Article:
Shelfie Poplar Wood

Here’s a tip to make sure your wood isn’t bowed — you want it nice and straight for something like this. Turn it on it’s side and eye it down the length of the wood. You’ll be able to see if there are any curves or bows.

Sorry for the garage floor. I obviously do this in the hardware store before I buy and that would have made for a much nicer backdrop. ;)

Sorry for the garage floor. I obviously do this in the hardware store before I buy and that would have made for a much nicer backdrop. ;)

I’ve preached this before but it’s so important — use a pre-conditioner before you stain. It takes just a few minutes to swipe it on and it makes a big difference in how the stain absorbs.

Staining Poplar Shelfie

If it’s rough in between coats of this or stain, use some steel wool to knock down the texture a little bit. You can go ahead and stain within a few minutes of applying.

I was going for a little lighter stain than what I typically use. I loved this Provincial color when I did the planked wall a couple months ago and decided to go with that.

Provincial Wood Finish

It went on much darker than I expected, but I love it. More on that in a bit.

The brackets were something I’ve been planning to use for awhile. I first fell in love with these when I showed you Nicole’s kitchen here. I had to have them! These are the Arc Bracket from Restoration Hardware and they were a splurge! But they were on sale and I found an online discount so that helped a bunch.

Arc Bracket

They are big and heavy and really substantial — you get what you pay for. I knew that Nicole had painted hers and I knew as soon as I saw them that I wanted to do the same. I wasn’t a big fan of the brown color.

Arc Brackets Spray Painted

I used a black spray paint and they looked SO much better. It works so well with the black lights and other touches we have in this room.

I got the brackets and boards up and then started the process of adding a polyurethane to the top.

Shelf with Polyurethane Applied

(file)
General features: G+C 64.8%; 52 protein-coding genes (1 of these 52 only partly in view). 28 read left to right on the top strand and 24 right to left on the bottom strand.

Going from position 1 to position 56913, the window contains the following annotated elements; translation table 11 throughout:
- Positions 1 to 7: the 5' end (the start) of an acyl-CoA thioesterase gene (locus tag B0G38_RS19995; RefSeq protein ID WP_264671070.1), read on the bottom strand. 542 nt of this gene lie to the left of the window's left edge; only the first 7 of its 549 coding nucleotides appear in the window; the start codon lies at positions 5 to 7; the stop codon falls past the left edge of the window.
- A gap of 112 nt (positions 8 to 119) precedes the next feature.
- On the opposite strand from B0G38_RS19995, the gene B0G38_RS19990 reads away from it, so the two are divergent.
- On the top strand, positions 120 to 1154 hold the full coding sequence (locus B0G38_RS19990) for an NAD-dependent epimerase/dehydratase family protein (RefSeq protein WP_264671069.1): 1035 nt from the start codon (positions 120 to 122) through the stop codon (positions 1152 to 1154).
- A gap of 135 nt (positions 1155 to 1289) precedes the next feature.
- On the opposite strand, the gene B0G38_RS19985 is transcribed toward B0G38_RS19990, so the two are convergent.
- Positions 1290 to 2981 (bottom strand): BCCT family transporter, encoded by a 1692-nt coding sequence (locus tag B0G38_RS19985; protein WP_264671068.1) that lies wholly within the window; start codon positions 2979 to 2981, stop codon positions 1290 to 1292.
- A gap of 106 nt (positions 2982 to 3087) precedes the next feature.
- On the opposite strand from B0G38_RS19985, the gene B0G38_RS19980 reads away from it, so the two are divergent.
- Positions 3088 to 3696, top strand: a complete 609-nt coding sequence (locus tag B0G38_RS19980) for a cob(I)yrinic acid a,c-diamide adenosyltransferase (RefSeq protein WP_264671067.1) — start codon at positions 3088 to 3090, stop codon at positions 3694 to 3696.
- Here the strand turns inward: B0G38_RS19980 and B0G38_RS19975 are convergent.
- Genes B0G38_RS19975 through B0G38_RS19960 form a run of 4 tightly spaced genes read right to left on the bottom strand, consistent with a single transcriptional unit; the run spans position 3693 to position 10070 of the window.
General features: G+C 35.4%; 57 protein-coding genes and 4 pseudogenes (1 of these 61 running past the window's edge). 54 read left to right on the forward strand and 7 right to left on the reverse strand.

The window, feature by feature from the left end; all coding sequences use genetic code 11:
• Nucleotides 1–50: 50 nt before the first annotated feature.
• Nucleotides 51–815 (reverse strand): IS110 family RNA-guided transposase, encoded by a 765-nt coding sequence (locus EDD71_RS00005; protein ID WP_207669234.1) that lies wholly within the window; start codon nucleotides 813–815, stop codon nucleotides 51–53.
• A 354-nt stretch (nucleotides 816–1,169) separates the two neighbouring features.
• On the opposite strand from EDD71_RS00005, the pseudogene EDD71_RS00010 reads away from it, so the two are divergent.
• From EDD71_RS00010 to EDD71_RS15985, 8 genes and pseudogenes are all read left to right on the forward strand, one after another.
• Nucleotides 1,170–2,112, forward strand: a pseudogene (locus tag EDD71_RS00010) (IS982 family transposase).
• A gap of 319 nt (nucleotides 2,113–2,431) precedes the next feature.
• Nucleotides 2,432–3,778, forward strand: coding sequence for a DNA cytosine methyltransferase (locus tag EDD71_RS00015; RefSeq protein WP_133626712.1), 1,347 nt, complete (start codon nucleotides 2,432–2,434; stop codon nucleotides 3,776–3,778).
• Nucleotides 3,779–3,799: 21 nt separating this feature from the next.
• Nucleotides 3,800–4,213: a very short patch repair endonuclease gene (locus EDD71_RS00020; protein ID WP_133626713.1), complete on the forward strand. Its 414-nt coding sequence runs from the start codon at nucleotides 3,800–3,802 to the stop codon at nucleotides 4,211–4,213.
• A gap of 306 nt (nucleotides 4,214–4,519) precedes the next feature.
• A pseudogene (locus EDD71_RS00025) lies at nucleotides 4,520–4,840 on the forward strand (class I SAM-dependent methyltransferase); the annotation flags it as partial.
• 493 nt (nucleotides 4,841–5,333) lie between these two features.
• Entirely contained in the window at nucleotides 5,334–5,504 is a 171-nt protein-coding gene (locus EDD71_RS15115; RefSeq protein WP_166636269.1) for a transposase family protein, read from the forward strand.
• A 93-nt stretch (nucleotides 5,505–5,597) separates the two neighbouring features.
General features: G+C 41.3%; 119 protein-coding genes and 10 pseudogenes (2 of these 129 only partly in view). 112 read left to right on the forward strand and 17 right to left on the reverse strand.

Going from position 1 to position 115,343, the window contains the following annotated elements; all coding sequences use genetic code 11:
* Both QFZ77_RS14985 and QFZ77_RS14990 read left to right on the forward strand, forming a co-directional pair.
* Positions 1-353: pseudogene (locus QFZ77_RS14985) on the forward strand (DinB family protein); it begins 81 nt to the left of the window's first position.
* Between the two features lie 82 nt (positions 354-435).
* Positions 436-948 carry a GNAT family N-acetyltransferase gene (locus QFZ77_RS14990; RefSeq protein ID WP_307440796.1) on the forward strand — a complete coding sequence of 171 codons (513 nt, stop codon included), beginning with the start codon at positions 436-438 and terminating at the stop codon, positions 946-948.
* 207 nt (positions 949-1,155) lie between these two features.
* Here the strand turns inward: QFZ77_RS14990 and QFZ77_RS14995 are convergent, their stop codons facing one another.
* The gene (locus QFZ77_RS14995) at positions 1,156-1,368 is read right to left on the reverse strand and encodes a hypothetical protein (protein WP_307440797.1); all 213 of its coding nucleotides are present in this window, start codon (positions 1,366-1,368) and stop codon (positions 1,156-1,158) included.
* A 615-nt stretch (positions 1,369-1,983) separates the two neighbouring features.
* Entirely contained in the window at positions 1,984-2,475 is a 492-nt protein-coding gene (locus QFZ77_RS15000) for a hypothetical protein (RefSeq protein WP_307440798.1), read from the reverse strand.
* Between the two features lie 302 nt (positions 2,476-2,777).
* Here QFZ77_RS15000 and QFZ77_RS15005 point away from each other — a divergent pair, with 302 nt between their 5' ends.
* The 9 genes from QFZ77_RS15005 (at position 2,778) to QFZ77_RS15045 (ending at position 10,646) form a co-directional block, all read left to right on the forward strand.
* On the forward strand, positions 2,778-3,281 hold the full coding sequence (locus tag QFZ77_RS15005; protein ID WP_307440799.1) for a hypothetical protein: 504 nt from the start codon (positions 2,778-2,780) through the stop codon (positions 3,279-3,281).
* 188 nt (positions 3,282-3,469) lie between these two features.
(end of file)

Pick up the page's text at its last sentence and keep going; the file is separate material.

You can do all of this before you hang them but I like to see things up and figure it out before I do this final step. It’s easy to finish them up while hanging.

See how much the poly brings out even more of the wood detail? Love it.

I use a foam brush to apply the poly — it helps to cut down on bubbles. Bubbles are not your friend when doing this part. If you get them.

Bubbles and Polyurethane

Be sure to make a swipe over them to make it smooth. If you don’t they will dry that way.

This is the fast drying version but I let it sit overnight anyway.

Minwax Fast Drying Polyurethane

I was able to fit quite a bit on these two shelves! I put our plates and some decorative items up as well.

Decor for Shelfie

This hangs right over the dishwasher and let me tell you — it is AWESOME to just put stuff right up there. I don’t worry about dust because we use these nearly every day. Love.

It’s funny — I thought for sure I’d want white dishes up there, but I put our green plates up and LOVED it. I did mix it with some white we have as well, but the green looks so pretty.

And even though the stain came out darker than I expected, it turns out it works perfectly with the bamboo shade on the window and with the wood chairs at the island. I don’t believe woods and metals have to match in a space — that’s a matter of personal preference. Variety = interest for me. But you do want to try to tie things together somewhat.

Speaking of that, I’m so glad I painted the brackets.

Close Up of Finished Product

They tie in beautifully with the lights in this room and some other accents like our pantry door and the chalkboard wall. It’s all coming together and I couldn’t be happier!

Many of you have asked about the cabinet to the right and my plan with that. I knew all along that I’d still be able to open that up — it opens plenty to access everything inside, but I do have a trick up my sleeve. More on that later if it works out. :)

There you go — my very first shelfie. Not gonna lie, I’m excited to dress these up for the holidays as well.

Finished Shelfie 1

A little tip when hanging shelves like this — look at both sides of your wood and pick the prettiest side for the top of the lower shelf and the bottom of the upper shelf. Those are the only parts you’ll see. :)

This is probably the last you’ll see of the kitchen until I share the reveal next week. Not sure what day it will be but it WILL be next week! :)

P.S. It’s driving me crazy that my text won’t all align left in this post. Sorry for the back and forth — it’s being wonky today.

Sarah’s blog, Thrifty Decor Chick, features more great DIY projects that will help you have a lovely home without spending a ton of money. Follow her on TwitterFacebook, Instagram or Pinterest for more.